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Continuing Richard II, Henry IV is now king and is fighting a revolt led by the Welshman Owen Glendower and the Percies. Henry IV wishes he could switch sons with Henry Percy, the Earl of Northumberland, whose son is Henry Percy (Hotspur), a valiant soldier. The third Percy is Thomas Percy, the Earl of Worcester and brother to Northumberland. Henry IV is mad at Henry V because Henry V hangs out with John (Jack) Falstaff (who calls Henry V, Hal) and Poins. At the tavern, Poins convinces Falstaff, Bardolph, and Peto to rob some travelers. Poins and Henry V plan to then rob Falstaff et. al. of the loot. Back at the palace, Henry IV demands that Hotspur turn over the Scottish prisoners he has. As insurance, Henry IV holds Hotspur's brother-in-law Mortimer as hostage (Hotspur's wife Kate is Mortimer's sister and Mortimer's wife is Glendower's daughter). Ironically, Mortimer was proclaimed heir to the English throne by Richard II, though Henry IV became king. The Percies explain to Henry IV that they are revolting because Henry IV has placed unreasonable demands on them, even after they helped him (as Bolingbroke) become king.
Returning to Falstaff et. al., they rob the king's transport then Poins and Hal rob them and Falstaff et. al. flee. At the pub, Falstaff makes up extravagant lies about the robbery. Hal rebukes him, proving Falstaff false. In jest, the two pretend to be King Henry IV and Hal and Hal (as Henry IV) tells Falstaff (as Hal) that the man Falstaff is a thief and Hal promises to banish him for his crimes. Moving to the revolt, Mortimer, Worcester, and Hotspur plan the revolt, overseen by Glendower. Oddly, Mortimer speaks no Welsh and his wife speaks no English, so her father interprets for them. Back to Henry IV, he criticizes Henry V for this deeds and associations. Henry IV tells Henry V that Hotspur is more deserving of the crown than Henry V, whereby Henry V vows to prove himself by killing Hotspur in battle. Back at the tavern we learn that Hal repaid the travelers whom the money was stolen from, and that Hal has arranged for Falstaff to lead some forces in the king's army.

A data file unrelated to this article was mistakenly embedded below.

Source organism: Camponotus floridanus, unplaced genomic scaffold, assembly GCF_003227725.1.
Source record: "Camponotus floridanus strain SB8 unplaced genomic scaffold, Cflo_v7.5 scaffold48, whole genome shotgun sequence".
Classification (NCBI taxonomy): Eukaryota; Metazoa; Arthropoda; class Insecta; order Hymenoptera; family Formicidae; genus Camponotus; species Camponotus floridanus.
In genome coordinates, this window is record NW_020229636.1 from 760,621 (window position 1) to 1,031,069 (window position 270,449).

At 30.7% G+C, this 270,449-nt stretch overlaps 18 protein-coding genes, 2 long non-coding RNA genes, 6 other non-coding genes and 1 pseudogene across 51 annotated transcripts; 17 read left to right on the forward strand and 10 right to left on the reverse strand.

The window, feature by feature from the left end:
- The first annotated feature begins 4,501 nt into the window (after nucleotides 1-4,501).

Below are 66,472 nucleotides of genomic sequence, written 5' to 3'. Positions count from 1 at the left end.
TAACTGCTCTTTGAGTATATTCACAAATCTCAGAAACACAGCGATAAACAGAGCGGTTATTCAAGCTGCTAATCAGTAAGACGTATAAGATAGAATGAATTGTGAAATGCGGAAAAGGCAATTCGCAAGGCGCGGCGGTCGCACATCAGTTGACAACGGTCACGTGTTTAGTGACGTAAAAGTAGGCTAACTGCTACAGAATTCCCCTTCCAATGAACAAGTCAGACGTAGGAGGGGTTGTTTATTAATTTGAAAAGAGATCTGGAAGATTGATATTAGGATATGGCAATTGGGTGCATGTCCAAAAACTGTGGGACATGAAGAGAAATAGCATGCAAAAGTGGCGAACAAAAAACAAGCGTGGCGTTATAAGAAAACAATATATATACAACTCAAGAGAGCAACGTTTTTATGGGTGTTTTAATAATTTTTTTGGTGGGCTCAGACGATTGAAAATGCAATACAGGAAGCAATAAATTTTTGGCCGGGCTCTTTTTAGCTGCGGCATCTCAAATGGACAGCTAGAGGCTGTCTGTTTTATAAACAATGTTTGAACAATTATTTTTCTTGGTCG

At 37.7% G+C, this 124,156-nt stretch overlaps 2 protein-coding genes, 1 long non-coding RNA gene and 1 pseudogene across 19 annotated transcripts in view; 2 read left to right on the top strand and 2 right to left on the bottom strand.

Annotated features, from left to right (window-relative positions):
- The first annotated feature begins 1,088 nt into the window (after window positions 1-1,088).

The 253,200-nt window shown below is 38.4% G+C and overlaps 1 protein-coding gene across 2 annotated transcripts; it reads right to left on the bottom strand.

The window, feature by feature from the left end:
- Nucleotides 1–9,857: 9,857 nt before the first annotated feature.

Hotspur's father (Northumberland) becomes sick, greatly weakening the revolting forces since his men cannot attend the battle. This news, and Prince Hal's newfound leadership, and a report that Glendower will arrive late disheartens Hotspur, yet he overcomes these setbacks with renewed vigor. Falstaff, as military leader, hires very poor and unfit soldiers. Prince Hal and the Earl of Westmoreland observe this, but do nothing. Hotspur wishes to fight the first battle at nighttime, but delays after Sir Walter Blunt brings kind greetings from the king. Worcester meets the king the next morning, but no agreement is made, though the king offers to pardon all the revolters. Worcester, however, lies to Hotspur and tells him the king readies for battle, since Worcester does not believe Henry IV will pardon them and doesn't want Hotspur to back off. In battle, Archibald, the Earl of Douglas (Percies' side) kills Blunt, thinking Blunt is Henry IV due to a disguise. Henry V then rescues Henry IV from Douglas' sword. Falstaff and Douglas fight and Falstaff pretends to die. Henry V and Hotspur fight and Henry V kills Hotspur. Falstaff arises and stabs Hotspur in the leg, then claims to have killed him. Henry IV wins the battle (of Shrewsbury) and executes Worcester and Sir Richard Vernon, but lets Douglas go free. Henry IV also divides his power with Henry V and Hal's brother John of Lancaster. This is a play concerning honor, as reasoned by Falstaff.
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